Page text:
I apologize if I made it sound as if I am pushing her and being a meanie. Far from it. If I were, I would not be seeing the progress I have. I took her into the street in front of my home (when no people were around), simply to see what I am dealing with, and to what extent her fear is. She walks beautifully on leash in yard which I have done a few times now, and I branched out to the street for 10 minutes, once. I am not jerking her around on her leash on her leash either. You are not supposed to jerk around a dog, just a quick maneuver that rattles the chain enough to make a noise. I am simply asking what route to take once I go to the street. I am not going to have her on a training lead in the road...not safe.
You don't sounds like a meanie at all. I think I was really writing what you already explained you had told your fiance, and was not much help to you on topic at all.
Hopefully some of the experienced trainers will chime in and help with your specific question about how to approach the street.
If it were me, I'd probably just stand around at the edge of the street with her, watching the world go by, for a while. That way, even if some people do come around or something else unexpected happens, she's getting gradually desensitized to being outside her comfort zone? Getting her used to being in the situation without having to worry about over correcting.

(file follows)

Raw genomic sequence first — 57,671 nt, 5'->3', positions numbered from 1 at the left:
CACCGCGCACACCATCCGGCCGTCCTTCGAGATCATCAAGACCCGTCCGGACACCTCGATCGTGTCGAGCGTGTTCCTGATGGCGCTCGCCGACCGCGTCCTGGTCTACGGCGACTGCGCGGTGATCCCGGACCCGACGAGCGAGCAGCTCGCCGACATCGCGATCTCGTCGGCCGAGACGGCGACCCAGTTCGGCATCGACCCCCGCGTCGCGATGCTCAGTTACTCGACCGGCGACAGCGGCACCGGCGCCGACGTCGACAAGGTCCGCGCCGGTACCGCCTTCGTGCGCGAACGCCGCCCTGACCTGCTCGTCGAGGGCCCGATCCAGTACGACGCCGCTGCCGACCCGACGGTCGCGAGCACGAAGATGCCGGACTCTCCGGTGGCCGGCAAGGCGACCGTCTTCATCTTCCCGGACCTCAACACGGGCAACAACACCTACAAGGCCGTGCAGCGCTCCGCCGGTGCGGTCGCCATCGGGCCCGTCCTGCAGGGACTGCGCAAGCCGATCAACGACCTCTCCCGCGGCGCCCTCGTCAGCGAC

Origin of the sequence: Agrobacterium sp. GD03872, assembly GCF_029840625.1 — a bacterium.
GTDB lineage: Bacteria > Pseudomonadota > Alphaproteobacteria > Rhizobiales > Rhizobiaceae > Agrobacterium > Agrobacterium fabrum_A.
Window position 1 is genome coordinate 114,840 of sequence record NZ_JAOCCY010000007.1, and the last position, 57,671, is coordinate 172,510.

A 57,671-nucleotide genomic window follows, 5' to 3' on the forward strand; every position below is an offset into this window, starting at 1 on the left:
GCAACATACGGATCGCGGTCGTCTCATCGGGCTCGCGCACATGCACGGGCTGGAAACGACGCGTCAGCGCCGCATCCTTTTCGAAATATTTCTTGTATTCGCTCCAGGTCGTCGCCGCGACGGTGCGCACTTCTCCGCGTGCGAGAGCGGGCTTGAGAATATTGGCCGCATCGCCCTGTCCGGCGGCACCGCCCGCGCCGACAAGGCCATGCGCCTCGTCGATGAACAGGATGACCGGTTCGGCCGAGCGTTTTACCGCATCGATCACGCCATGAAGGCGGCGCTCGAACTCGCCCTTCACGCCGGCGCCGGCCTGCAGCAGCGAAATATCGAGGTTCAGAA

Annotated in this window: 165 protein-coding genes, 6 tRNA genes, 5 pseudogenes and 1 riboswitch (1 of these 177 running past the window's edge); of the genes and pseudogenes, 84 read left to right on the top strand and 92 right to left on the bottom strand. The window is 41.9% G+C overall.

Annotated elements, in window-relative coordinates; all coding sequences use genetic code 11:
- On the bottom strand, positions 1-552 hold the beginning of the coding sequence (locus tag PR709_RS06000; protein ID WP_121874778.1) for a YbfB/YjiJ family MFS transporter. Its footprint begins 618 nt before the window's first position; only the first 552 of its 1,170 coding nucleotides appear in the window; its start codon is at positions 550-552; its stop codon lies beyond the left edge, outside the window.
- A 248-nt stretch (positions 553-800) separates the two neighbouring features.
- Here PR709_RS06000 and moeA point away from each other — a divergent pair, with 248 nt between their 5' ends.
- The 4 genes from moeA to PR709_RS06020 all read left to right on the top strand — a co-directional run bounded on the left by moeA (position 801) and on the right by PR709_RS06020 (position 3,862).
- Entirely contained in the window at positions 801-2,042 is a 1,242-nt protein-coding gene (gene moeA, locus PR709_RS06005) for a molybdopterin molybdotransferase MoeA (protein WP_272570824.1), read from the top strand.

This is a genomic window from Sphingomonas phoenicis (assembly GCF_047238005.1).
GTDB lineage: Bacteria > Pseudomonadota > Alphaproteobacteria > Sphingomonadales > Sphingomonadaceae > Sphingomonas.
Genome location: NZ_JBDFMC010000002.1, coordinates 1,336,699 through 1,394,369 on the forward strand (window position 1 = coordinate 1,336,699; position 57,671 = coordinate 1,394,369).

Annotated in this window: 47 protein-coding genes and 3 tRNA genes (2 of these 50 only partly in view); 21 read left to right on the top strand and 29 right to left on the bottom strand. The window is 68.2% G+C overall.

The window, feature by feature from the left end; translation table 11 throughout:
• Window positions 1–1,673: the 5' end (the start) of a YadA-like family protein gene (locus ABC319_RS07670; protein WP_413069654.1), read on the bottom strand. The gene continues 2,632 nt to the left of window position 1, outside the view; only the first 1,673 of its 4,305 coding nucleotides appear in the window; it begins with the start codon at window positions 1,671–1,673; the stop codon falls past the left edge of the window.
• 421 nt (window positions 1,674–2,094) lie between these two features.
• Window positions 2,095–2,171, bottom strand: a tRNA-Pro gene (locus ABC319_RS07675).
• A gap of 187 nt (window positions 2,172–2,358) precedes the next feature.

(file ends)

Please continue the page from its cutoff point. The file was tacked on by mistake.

Yeah, the pup I was describing in the first post, was the first few days. It was like a breakthrough day 3, which was when I got her into the front yard. She did very well at it, did again in pm, then expanded to the street, which was when she went into fear mode. I tried her outside again a little while ago and just let her do her thing. She was great, so I think she definitely just needed a couple more days of shut in. I was impressed at the difference and thought it would be a slow process to get her used to the road. She was leery of venturing any further past 2 houses either direction, so we stuck with her comfort area. No darting or anything. Yay!!! I think she will come around quick. When I first got her, I was thinking this will be a very long rehab, but, although I know it will take time, it shouldn't take months/years like it seemed initially. It IS hard keeping others from paying too much attention. What you view as cuddling and being friendly can be very scary to a skittish pup. I need to fashion a "Don't Touch Me" sign and put it on her. I am hoping her wolfy look will keep people from approaching her. For now, I will absolutely keep to walks midday when kids are in school. Hopefully by summer, she will be able to handle it.